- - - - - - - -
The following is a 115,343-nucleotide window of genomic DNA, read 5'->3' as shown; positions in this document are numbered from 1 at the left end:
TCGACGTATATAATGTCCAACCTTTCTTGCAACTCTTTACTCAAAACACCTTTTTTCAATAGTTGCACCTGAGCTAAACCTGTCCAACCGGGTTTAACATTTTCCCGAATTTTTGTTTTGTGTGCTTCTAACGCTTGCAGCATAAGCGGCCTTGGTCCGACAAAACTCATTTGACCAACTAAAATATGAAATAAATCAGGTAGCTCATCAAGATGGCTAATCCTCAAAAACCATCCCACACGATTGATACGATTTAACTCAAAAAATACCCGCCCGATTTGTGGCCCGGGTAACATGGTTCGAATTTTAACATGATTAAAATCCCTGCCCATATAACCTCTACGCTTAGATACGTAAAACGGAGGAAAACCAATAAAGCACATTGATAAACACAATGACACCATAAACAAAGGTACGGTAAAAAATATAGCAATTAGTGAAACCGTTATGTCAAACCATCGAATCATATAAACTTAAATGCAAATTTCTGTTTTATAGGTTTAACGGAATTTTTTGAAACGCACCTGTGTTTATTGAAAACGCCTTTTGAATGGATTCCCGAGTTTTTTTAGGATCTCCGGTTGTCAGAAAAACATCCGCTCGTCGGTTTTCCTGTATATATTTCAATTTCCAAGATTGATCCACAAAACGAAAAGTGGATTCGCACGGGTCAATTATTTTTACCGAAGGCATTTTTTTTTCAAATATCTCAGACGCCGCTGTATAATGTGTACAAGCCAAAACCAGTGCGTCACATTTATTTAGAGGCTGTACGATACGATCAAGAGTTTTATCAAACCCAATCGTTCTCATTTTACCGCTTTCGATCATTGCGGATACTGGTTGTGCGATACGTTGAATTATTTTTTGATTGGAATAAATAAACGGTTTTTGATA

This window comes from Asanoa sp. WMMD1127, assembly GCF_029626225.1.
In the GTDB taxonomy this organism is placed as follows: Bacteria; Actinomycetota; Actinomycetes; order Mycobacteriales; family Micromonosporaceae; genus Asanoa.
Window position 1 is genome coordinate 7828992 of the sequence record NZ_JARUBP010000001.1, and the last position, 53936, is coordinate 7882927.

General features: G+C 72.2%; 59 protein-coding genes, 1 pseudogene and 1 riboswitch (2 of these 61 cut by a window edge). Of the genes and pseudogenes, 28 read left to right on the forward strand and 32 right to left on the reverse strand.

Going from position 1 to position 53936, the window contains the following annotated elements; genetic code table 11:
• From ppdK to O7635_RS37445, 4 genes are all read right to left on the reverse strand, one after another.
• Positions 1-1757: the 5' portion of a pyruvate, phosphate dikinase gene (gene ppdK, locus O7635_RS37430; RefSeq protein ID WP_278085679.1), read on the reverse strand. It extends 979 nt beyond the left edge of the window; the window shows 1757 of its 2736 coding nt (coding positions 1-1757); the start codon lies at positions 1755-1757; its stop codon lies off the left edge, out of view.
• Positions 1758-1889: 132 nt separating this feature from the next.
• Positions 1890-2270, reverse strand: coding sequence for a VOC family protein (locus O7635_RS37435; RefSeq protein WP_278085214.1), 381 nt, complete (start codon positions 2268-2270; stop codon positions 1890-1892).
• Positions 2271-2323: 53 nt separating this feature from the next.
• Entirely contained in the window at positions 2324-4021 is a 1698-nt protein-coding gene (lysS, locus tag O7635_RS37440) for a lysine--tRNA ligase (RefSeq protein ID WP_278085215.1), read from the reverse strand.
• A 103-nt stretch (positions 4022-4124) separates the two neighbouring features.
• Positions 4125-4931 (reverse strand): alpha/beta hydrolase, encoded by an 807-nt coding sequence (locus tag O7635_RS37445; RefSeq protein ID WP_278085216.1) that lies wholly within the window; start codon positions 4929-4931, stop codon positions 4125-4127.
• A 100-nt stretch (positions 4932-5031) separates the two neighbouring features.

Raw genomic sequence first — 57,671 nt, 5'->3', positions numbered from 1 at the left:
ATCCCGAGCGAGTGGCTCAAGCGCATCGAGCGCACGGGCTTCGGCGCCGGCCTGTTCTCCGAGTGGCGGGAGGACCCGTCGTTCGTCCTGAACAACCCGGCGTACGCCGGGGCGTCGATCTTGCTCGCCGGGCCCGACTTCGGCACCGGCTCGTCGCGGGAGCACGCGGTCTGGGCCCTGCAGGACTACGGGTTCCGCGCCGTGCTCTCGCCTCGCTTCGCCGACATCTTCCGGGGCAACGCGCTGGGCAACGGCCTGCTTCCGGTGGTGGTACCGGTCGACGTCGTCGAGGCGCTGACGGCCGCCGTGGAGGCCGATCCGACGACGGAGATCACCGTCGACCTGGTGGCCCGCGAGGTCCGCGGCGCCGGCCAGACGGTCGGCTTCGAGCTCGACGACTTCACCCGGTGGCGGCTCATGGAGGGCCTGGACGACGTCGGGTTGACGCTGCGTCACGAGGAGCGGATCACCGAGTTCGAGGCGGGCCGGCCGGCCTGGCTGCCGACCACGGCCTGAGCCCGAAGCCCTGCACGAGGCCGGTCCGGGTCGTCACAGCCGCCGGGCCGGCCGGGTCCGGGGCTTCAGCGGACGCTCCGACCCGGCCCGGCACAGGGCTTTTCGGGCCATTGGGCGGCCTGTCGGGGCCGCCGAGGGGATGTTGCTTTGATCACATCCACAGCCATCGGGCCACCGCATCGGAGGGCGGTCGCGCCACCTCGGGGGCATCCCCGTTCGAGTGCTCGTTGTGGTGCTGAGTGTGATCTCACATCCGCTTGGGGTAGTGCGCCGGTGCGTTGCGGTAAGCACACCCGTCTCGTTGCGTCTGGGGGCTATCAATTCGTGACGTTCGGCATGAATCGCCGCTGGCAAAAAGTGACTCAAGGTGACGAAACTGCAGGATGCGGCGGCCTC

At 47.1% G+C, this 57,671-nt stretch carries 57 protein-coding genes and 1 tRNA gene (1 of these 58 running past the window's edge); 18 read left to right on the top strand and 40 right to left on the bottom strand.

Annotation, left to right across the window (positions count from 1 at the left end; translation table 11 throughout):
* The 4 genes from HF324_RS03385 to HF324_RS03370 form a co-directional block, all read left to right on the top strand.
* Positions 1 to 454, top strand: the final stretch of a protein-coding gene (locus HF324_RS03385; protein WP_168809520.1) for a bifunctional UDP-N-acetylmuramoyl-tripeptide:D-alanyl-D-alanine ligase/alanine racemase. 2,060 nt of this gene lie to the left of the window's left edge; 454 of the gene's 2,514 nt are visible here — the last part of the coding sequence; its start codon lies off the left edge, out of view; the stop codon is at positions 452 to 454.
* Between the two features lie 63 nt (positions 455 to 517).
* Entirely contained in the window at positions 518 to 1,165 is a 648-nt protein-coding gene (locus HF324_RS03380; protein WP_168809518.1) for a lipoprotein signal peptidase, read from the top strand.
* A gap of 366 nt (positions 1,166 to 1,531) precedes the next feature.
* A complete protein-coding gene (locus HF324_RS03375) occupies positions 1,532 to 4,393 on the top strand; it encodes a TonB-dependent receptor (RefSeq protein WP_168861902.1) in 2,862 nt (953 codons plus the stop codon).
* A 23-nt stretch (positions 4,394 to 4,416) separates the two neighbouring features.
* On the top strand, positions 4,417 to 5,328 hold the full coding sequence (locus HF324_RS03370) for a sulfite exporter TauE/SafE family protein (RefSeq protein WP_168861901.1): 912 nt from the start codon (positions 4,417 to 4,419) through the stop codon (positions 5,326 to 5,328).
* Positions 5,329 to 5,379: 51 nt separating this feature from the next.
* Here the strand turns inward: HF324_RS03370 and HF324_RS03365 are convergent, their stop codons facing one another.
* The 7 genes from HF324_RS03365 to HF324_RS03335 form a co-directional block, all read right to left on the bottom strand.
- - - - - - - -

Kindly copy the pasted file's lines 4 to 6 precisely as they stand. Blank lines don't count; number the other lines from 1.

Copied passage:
In the GTDB taxonomy this organism is placed as follows: Bacteria; Actinomycetota; Actinomycetes; order Mycobacteriales; family Micromonosporaceae; genus Asanoa.
Window position 1 is genome coordinate 7828992 of the sequence record NZ_JARUBP010000001.1, and the last position, 53936, is coordinate 7882927.

General features: G+C 72.2%; 59 protein-coding genes, 1 pseudogene and 1 riboswitch (2 of these 61 cut by a window edge). Of the genes and pseudogenes, 28 read left to right on the forward strand and 32 right to left on the reverse strand.